Another way to respect other people’s time is to categorise the email in the subject line. Tell them if the email is important by marking it urgent, and/or by stating right in the subject line and the email body that it’s “urgent”. You can let them know if it’s just for their information, if they need to take immediate action, or if it’s something they need to consider before replying.

  1. Process your emails

How often do you open, read, and close your email messages? That’s considered skimming them, not processing them. Skimming emails isn’t efficient and you need to be efficient at work. Take time to process your emails.

If they require immediate action, do it immediately to avoid procrastination. Take the time to file every email in its proper folder. Also, don’t empty your spam/junk folder until you at least skim the subject lines.

  1. The 4 D’s of efficient email processing

When processing your emails, the 4 D’s, delete, delegate, do, and defer, will help you properly process them in an efficient and effective manner.

  • Delete it – If the email isn’t important to your daily operations or you aren’t going to do anything with it; delete it.
  • Delegate it – If the email is something someone else can handle, delegate it. Forward the email with a short message and remember to tell the person to send you a reply when it’s complete. The delegated email can now be moved into the archive folder or you can delete it if it’s not that important, or it doesn’t need to be saved.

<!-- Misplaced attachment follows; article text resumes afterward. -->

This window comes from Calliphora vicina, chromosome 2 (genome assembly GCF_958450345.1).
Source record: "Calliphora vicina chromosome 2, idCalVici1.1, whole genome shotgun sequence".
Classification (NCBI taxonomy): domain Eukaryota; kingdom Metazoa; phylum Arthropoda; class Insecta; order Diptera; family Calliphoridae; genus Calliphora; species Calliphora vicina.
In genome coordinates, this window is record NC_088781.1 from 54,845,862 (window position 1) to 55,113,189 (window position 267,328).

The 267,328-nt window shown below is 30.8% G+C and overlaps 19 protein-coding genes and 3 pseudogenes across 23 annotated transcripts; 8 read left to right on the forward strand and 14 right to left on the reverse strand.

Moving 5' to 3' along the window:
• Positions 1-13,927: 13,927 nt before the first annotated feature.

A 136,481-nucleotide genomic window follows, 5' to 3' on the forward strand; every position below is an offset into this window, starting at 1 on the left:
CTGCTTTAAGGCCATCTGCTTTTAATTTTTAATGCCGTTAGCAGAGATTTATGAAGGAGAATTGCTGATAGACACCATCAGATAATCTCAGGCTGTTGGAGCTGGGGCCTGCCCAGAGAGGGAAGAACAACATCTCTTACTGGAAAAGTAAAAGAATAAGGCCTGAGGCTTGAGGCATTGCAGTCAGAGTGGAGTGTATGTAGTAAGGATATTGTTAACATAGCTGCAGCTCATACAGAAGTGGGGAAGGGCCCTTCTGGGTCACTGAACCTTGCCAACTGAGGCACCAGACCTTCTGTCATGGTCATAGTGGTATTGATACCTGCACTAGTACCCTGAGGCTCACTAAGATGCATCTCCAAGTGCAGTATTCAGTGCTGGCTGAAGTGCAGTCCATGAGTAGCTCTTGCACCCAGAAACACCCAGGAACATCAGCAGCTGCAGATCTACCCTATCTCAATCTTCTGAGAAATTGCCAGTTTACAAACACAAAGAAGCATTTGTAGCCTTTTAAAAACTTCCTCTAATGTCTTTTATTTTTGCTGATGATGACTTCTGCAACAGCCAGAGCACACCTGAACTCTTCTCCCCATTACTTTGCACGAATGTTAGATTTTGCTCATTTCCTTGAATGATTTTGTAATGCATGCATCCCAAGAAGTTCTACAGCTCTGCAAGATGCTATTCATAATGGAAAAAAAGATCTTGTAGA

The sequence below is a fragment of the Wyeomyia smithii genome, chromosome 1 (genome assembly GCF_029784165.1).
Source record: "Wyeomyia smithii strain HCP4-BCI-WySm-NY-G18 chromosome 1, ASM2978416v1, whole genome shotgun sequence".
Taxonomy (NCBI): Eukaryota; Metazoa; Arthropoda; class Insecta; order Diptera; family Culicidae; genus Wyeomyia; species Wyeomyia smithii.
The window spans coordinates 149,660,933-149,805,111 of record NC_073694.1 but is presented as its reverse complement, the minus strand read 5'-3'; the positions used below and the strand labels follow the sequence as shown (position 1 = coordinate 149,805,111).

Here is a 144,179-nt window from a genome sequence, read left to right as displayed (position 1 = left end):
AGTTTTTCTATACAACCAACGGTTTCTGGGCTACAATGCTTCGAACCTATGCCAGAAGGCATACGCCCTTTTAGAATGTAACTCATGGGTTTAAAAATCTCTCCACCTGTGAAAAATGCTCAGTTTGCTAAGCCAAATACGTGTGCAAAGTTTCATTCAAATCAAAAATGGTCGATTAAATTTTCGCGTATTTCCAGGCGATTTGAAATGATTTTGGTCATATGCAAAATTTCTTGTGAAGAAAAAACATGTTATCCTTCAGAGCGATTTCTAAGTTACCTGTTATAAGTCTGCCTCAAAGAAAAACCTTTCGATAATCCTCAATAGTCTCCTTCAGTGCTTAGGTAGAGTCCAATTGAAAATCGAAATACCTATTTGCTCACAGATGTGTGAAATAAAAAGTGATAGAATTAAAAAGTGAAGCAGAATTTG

• Do it – It doesn’t take more than a couple of minutes to determine if an email requires an action. Complete the action, then archive or delete the message.
  • Defer it – If you encounter an email that cannot be deleted, but that will take more than a couple of minutes to handle it, defer it. Deferred emails can be sent in your review or defer folder. This is for emails that aren’t time-sensitive or that require more information.

These tips for streamlining your email process are helpful for improving your overall business productivity. These tips are designed for people who don’t need to be readily available during work hours to answer questions or deal with issues.

The benefits of making your email more efficient include stress and anxiety reduction at work, higher productivity, and feeling more in control of your email and business.

1 thought on “How to Save Time and Boost Email Productivity”

  1. For a brief time, I was a personal assistant to a millionaire real estate investor. The guy was brilliant, but he had no organizational skills. I’d literally watch him *miss* emails I was sending him from across the room. I love the “four D’s” listed in this article, and I think that organization is key when it comes to optimizing communication. The default, for a few decades, seems to be Outlook, when it comes to consolidation. Do you recommend a platform that might be more streamlined and intuitive?

    Reply